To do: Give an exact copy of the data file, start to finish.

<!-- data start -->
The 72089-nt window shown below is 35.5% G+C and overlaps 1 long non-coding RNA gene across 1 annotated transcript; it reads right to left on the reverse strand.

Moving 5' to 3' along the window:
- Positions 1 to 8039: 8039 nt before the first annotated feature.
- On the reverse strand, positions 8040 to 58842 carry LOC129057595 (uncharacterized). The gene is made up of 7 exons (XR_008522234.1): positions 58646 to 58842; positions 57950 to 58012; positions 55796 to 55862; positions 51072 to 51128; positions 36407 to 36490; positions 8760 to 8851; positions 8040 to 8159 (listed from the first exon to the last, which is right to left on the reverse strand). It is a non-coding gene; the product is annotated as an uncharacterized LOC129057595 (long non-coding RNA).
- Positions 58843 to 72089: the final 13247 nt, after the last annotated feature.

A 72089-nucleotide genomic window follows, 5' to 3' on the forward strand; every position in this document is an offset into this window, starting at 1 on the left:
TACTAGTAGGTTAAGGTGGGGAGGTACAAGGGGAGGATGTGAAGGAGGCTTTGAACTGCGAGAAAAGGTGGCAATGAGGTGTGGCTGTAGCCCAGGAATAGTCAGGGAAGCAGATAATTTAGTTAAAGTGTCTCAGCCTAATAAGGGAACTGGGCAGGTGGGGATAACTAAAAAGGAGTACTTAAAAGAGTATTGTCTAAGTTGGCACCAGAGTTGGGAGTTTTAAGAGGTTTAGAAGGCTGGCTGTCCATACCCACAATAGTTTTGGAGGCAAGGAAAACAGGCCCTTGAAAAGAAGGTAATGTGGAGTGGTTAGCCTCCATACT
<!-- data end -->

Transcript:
The 72089-nt window shown below is 35.5% G+C and overlaps 1 long non-coding RNA gene across 1 annotated transcript; it reads right to left on the reverse strand.

Moving 5' to 3' along the window:
- Positions 1 to 8039: 8039 nt before the first annotated feature.
- On the reverse strand, positions 8040 to 58842 carry LOC129057595 (uncharacterized). The gene is made up of 7 exons (XR_008522234.1): positions 58646 to 58842; positions 57950 to 58012; positions 55796 to 55862; positions 51072 to 51128; positions 36407 to 36490; positions 8760 to 8851; positions 8040 to 8159 (listed from the first exon to the last, which is right to left on the reverse strand). It is a non-coding gene; the product is annotated as an uncharacterized LOC129057595 (long non-coding RNA).
- Positions 58843 to 72089: the final 13247 nt, after the last annotated feature.

A 72089-nucleotide genomic window follows, 5' to 3' on the forward strand; every position in this document is an offset into this window, starting at 1 on the left:
TACTAGTAGGTTAAGGTGGGGAGGTACAAGGGGAGGATGTGAAGGAGGCTTTGAACTGCGAGAAAAGGTGGCAATGAGGTGTGGCTGTAGCCCAGGAATAGTCAGGGAAGCAGATAATTTAGTTAAAGTGTCTCAGCCTAATAAGGGAACTGGGCAGGTGGGGATAACTAAAAAGGAGTACTTAAAAGAGTATTGTCTAAGTTGGCACCAGAGTTGGGAGTTTTAAGAGGTTTAGAAGGCTGGCTGTCCATACCCACAATAGTTTTGGAGGCAAGGAAAACAGGCCCTTGAAAAGAAGGTAATGTGGAGTGGTTAGCCTCCATACT